Natalie Bennett
Natalie Bennett has been Green Party leader since 2012 Reuters

It doesn't feel like so long ago that the Green Party could point to polls that put them at 10% ahead of the May election and a surge in support that was poised to make Natalie Bennett's party bigger than Ukip.

That is probably because it wasn't actually that long. In January, a poll from the Guardian put the Greens on 9%, Lord Ashcroft put them on 11% and a YouGov poll for the Sun 10% while the New Statesman reported that the party saw 2,000 members sign up in a single night.

Three months on and the situation for the Green Party seems to have been reversed. In February, a series of disastrous interviews that Bennett herself described as "excruciating" saw her unable to explain how the Green Party would pay for its housing policy on both LBC radio and then on the BBC.

Support for the Greens now sits at little over 5%, according to the latest poll by YouGov. Green Party membership is still at record highs of over 60,000 but talk of the party gaining more MPs in the May election has been replaced with speculation about how long Bennett will last as leader.

On Monday (20 April), a poll by Youth-Sight, a youth research agency, revealed that in the Green Party's core demographic – students – support had also fallen sharply, from 28% in February to 15% now, with the Conservatives overtaking the party as the second most supported on university campuses over Labour.

More worryingly for Bennett, the poll also found that the number of students that disliked the Green Party leader had doubled from 12% at the end of last year to 24% in April. Those that liked Bennett rose to 7% from 4% last year, but she remained the second most unpopular leader after Nigel Farage. The Green Party did not respond to requests for comment by IBTimes UK.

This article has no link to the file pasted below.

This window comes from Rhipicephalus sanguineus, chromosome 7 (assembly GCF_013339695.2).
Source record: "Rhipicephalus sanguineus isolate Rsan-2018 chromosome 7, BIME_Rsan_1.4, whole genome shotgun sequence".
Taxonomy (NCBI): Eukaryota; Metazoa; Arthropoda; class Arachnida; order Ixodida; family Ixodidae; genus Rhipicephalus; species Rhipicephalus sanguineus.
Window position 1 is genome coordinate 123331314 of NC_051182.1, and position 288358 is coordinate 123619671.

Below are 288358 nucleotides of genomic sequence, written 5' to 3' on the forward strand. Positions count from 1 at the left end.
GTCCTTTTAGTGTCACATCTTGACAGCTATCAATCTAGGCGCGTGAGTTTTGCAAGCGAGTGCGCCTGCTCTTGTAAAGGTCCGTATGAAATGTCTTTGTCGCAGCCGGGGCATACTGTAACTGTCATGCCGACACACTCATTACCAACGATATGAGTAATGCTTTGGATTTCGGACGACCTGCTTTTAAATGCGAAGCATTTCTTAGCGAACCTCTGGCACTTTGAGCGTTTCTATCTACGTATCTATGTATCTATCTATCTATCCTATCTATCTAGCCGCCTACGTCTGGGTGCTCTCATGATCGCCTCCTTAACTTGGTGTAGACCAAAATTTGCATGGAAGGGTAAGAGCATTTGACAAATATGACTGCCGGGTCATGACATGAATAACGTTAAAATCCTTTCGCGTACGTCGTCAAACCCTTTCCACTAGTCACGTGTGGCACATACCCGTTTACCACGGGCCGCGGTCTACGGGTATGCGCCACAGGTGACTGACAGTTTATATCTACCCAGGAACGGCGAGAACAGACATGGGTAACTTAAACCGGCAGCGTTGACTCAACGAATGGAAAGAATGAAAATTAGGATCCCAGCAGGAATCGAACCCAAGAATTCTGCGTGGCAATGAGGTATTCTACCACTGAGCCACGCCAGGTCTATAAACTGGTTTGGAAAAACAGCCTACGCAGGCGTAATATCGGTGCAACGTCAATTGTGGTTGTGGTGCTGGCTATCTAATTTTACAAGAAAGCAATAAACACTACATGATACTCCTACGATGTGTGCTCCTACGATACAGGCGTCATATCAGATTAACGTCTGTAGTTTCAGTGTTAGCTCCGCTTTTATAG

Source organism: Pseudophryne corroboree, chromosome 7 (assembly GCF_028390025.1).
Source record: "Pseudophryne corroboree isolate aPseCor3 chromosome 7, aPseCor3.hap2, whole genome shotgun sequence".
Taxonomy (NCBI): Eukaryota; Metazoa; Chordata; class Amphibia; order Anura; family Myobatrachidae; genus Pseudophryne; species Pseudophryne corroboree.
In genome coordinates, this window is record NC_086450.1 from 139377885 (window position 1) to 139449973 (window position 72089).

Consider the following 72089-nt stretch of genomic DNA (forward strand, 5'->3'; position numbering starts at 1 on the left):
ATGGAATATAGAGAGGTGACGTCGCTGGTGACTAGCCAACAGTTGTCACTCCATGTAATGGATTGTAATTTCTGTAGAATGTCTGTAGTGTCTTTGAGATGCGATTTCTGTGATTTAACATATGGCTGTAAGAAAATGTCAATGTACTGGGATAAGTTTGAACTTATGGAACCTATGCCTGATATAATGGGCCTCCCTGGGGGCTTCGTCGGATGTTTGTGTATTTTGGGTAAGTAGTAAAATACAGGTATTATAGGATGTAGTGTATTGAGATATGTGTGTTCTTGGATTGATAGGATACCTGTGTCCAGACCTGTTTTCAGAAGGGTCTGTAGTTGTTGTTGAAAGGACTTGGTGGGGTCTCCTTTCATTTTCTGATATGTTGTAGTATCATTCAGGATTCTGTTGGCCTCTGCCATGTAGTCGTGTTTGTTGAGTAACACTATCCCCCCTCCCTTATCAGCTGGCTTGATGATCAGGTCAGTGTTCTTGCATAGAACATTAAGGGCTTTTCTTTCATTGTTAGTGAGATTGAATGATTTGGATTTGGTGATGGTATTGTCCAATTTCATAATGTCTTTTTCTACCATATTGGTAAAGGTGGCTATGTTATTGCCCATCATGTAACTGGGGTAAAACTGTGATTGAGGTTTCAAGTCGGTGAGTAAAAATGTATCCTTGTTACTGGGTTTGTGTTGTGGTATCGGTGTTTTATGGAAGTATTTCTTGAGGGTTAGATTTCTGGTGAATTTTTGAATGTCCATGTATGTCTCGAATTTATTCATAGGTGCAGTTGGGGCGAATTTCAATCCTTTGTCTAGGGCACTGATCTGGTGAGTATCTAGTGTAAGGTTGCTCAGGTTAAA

Also on Monday, tabloids including the Daily Mail and the Daily Mirror published blog posts by Bennett's partner, former Socialist Workers' Party (SWP) activist Jim Jepps, in which he appeared to defend rape fantasies and question why teachers which have relationships with pupils are put on the sexual offenders register.

In a statement to the Mail, Bennett refused to comment on Jepp's blog, pointing out that he was not a member of the Green Party.

Bennett, who replaced Green Party MP Caroline Lucas as leader in 2012, undoubtedly lost support after her interview with LBC's Nick Ferrari, during which she could not explain how the party would pay for 500,000 new homes for council tenants and then appeared to descend into fits of coughing when pushed on the numbers. Bennett gave an equally lacklustre performance during a BBC interview with Andrew Neil.

But analysts are sceptical that the Green Party's core supporters would be persuaded not to vote for Bennett or Green MPs because of her TV or radio performances. James Dennison, researcher at the European University Institute, Florence, and junior visiting fellow at Nuffield College, Oxford, told IBTimes UK that Greens tended to vote for the party because of its wider vision for society rather than its policies.

"Green Party voters are relatively unlikely to be concerned by what the likes of Andrew Neil think," said Dennison, referring to Bennett's performance on the BBC Daily Politics show.

He also pointed out that the Greens occupy a very crowded space on the left of British politics, competing with both the Liberal Democrats and a resurgent Labour Party under Ed Miliband. Many left wing voters that would usually opt for the Greens are shifting to either the Liberal Democrats or Labour, aware that to vote Green would likely benefit the Conservatives.

"It's important not to overstate either the rise of the Greens nor their decline. Some polls put them as high as 10% around January but those were the exception. Using polls we can see a slight dip from 8% around the New Year to around 5% now, [that] is not a huge decline and is actually a big increase compared to just one year ago," he said.

In that respect, it is Britain's first-past-the-post system rather than Bennett's TV and radio persona – or indeed her personal life – that is the biggest cause for concern for the Greens.